Statement: Committee advances important drinking water bills

Media Contacts
John Rumpler

Clean Water Director and Senior Attorney, Environment America

John Rumpler

Clean Water Director and Senior Attorney, Environment America

House panel sets 10-year deadline on lead pipes

Environment America

WASHINGTON The House Energy & Commerce environment subcommittee advanced key measures to protect drinking water on Wednesday. These include H.R. 3291, the Assistance, Quality, and Affordability Act (AQUA), and H.R. 2467, the PFAS Action Act. The AQUA bill not only authorizes $45 billion to replace lead pipes but also creates a 10-year deadline for water utilities to get the job done. The PFAS Action Act designates key “forever chemicals” as hazardous under Superfund, which will ensure polluters pay for clean up.

The committee’s action comes as more and more evidence confirms that lead and PFAS are contaminating the drinking water of millions of Americans. The AQUA Act has been referred to the House Rules committee along with the Water Quality Protection Act (H.R.1915), suggesting that the House intends to consider both pieces of water infrastructure legislation in short order.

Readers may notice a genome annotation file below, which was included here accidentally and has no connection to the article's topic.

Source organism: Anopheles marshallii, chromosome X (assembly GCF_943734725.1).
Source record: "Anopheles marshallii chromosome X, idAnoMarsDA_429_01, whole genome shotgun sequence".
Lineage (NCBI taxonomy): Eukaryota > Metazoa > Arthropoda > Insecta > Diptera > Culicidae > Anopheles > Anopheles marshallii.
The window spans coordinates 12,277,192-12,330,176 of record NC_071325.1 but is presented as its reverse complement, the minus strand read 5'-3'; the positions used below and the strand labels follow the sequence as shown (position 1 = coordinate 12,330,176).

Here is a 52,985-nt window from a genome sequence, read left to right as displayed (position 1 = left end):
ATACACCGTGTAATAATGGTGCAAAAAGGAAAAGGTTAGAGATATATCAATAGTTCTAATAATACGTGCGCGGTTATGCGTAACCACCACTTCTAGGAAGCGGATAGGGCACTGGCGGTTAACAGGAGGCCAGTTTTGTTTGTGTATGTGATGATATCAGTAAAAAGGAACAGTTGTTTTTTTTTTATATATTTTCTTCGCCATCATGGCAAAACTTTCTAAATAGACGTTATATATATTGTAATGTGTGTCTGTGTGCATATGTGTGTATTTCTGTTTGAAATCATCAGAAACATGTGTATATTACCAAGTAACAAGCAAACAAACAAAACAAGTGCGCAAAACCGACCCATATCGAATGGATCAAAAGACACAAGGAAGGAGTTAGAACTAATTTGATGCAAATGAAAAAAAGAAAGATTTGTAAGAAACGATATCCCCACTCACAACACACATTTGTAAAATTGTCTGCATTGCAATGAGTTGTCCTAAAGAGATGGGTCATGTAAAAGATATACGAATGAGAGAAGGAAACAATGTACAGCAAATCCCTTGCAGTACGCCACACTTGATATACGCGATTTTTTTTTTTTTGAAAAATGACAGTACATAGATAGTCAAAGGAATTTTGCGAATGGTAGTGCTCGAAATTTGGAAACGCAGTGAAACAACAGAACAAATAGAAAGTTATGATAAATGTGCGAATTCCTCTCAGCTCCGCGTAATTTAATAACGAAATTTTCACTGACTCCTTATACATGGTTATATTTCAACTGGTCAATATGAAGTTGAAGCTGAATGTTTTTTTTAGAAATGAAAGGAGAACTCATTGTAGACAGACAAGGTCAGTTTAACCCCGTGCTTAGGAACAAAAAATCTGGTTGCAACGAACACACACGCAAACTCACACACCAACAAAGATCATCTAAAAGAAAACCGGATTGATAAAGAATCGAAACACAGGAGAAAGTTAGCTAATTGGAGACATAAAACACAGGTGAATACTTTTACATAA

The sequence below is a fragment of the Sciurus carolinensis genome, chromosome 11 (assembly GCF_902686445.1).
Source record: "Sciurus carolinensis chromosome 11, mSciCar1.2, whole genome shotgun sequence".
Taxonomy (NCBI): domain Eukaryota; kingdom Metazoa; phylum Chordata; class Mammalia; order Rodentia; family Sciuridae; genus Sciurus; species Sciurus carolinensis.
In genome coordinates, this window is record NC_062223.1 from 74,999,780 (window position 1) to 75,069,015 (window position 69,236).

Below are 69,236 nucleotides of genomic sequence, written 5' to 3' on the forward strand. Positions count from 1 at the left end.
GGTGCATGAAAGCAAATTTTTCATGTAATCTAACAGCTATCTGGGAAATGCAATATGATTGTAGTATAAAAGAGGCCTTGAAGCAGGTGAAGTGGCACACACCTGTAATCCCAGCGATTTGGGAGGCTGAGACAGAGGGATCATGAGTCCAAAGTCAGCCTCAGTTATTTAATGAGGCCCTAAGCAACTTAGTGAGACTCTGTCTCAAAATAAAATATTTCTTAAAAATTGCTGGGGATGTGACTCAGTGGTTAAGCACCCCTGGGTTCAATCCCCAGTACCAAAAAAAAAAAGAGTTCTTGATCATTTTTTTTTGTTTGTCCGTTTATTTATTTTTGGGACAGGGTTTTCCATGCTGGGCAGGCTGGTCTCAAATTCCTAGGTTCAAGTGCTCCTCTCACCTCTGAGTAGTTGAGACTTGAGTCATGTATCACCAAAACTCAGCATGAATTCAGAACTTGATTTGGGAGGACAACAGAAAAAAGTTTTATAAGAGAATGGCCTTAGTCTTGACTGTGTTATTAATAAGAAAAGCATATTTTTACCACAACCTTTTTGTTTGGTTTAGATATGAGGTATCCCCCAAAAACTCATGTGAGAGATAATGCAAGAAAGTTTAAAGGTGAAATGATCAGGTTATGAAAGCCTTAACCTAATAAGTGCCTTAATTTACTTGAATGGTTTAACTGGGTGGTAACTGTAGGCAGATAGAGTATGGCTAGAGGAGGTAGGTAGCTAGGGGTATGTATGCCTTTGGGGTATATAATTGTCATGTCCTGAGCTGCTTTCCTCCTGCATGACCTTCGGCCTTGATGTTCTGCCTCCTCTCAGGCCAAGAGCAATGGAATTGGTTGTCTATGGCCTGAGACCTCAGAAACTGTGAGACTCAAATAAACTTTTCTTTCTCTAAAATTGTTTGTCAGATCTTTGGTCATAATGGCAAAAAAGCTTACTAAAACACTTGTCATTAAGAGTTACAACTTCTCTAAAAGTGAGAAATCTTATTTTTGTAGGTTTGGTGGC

In response to the AQUA Act passing the committee, John Rumpler, Environment America’s clean water program director, issued the following statement: 

“The AQUA bill takes key steps to ‘get the lead out’ of our drinking water — including setting up a 10 year deadline to replace lead service lines and authorizing $45 billion to pay for it. We thank Reps. Paul Tonko and Frank Pallone for their leadership on this legislation, as well as Reps. Chris Smith and Henry Cuellar for their initial bipartisan bill (H.R. 3300) setting the one decade deadline for replacing these lead pipes.

“We also commend Rep. Yvette Clarke for her amendment in subcommittee to provide an initial down payment on funding for schools to install new bottle filling stations with filters to remove lead.  

“Between AQUA and the Water Quality Protection Act, Congress has an unprecedented opportunity to help ensure clean water for all Americans. We urge the House to act swiftly to approve these landmark bills.”

In response to the committee’s vote for the PFAS Action Act, Danielle Melgar, U.S. PIRG’s Zero Out Toxics Advocate, issued the following statement:

“The PFAS Action Act designates some of these ‘forever chemicals’ as hazardous substances under the Superfund program, which is a must-do. This would empower the EPA to not only clean up these dangerous, pervasive chemicals, but also hold polluters accountable to the cost of that cleanup. The committee’s vote to move this bill forward is a crucial step toward protecting American families.”

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